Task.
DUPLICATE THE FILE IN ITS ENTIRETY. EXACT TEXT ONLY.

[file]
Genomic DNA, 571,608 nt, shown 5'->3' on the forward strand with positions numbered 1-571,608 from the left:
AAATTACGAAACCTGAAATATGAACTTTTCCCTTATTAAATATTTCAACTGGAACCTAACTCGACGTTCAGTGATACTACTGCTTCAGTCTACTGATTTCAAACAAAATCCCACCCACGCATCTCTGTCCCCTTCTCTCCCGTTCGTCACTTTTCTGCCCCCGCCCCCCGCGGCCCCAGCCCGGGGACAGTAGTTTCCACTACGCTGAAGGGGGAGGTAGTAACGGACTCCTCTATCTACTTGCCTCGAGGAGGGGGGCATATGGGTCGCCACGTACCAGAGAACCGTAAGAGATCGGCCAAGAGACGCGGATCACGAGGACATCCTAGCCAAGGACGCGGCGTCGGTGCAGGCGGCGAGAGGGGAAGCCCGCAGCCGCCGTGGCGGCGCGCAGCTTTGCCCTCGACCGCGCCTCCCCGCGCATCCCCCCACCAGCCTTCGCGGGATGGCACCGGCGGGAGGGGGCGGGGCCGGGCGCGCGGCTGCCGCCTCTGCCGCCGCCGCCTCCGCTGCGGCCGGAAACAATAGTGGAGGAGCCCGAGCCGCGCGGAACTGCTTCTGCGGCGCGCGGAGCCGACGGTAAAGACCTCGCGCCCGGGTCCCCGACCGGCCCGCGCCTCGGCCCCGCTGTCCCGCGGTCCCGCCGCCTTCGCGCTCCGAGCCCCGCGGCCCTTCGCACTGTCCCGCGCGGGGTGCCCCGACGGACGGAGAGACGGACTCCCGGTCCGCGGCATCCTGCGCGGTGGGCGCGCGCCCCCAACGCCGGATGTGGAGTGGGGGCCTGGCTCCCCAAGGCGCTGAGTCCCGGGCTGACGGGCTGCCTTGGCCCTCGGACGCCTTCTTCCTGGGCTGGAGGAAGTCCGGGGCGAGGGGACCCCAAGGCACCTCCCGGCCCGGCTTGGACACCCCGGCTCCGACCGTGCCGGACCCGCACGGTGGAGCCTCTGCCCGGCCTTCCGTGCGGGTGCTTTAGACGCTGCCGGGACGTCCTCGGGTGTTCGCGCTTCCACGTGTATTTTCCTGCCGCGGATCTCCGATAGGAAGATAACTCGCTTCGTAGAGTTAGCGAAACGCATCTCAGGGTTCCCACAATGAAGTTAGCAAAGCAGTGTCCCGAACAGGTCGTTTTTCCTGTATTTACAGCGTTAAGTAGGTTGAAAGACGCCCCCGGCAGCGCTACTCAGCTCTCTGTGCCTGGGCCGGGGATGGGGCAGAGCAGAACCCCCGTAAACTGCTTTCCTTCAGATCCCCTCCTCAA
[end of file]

Genomic DNA, 571,608 nt, shown 5'->3' on the forward strand with positions numbered 1-571,608 from the left:
AAATTACGAAACCTGAAATATGAACTTTTCCCTTATTAAATATTTCAACTGGAACCTAACTCGACGTTCAGTGATACTACTGCTTCAGTCTACTGATTTCAAACAAAATCCCACCCACGCATCTCTGTCCCCTTCTCTCCCGTTCGTCACTTTTCTGCCCCCGCCCCCCGCGGCCCCAGCCCGGGGACAGTAGTTTCCACTACGCTGAAGGGGGAGGTAGTAACGGACTCCTCTATCTACTTGCCTCGAGGAGGGGGGCATATGGGTCGCCACGTACCAGAGAACCGTAAGAGATCGGCCAAGAGACGCGGATCACGAGGACATCCTAGCCAAGGACGCGGCGTCGGTGCAGGCGGCGAGAGGGGAAGCCCGCAGCCGCCGTGGCGGCGCGCAGCTTTGCCCTCGACCGCGCCTCCCCGCGCATCCCCCCACCAGCCTTCGCGGGATGGCACCGGCGGGAGGGGGCGGGGCCGGGCGCGCGGCTGCCGCCTCTGCCGCCGCCGCCTCCGCTGCGGCCGGAAACAATAGTGGAGGAGCCCGAGCCGCGCGGAACTGCTTCTGCGGCGCGCGGAGCCGACGGTAAAGACCTCGCGCCCGGGTCCCCGACCGGCCCGCGCCTCGGCCCCGCTGTCCCGCGGTCCCGCCGCCTTCGCGCTCCGAGCCCCGCGGCCCTTCGCACTGTCCCGCGCGGGGTGCCCCGACGGACGGAGAGACGGACTCCCGGTCCGCGGCATCCTGCGCGGTGGGCGCGCGCCCCCAACGCCGGATGTGGAGTGGGGGCCTGGCTCCCCAAGGCGCTGAGTCCCGGGCTGACGGGCTGCCTTGGCCCTCGGACGCCTTCTTCCTGGGCTGGAGGAAGTCCGGGGCGAGGGGACCCCAAGGCACCTCCCGGCCCGGCTTGGACACCCCGGCTCCGACCGTGCCGGACCCGCACGGTGGAGCCTCTGCCCGGCCTTCCGTGCGGGTGCTTTAGACGCTGCCGGGACGTCCTCGGGTGTTCGCGCTTCCACGTGTATTTTCCTGCCGCGGATCTCCGATAGGAAGATAACTCGCTTCGTAGAGTTAGCGAAACGCATCTCAGGGTTCCCACAATGAAGTTAGCAAAGCAGTGTCCCGAACAGGTCGTTTTTCCTGTATTTACAGCGTTAAGTAGGTTGAAAGACGCCCCCGGCAGCGCTACTCAGCTCTCTGTGCCTGGGCCGGGGATGGGGCAGAGCAGAACCCCCGTAAACTGCTTTCCTTCAGATCCCCTCCTCAA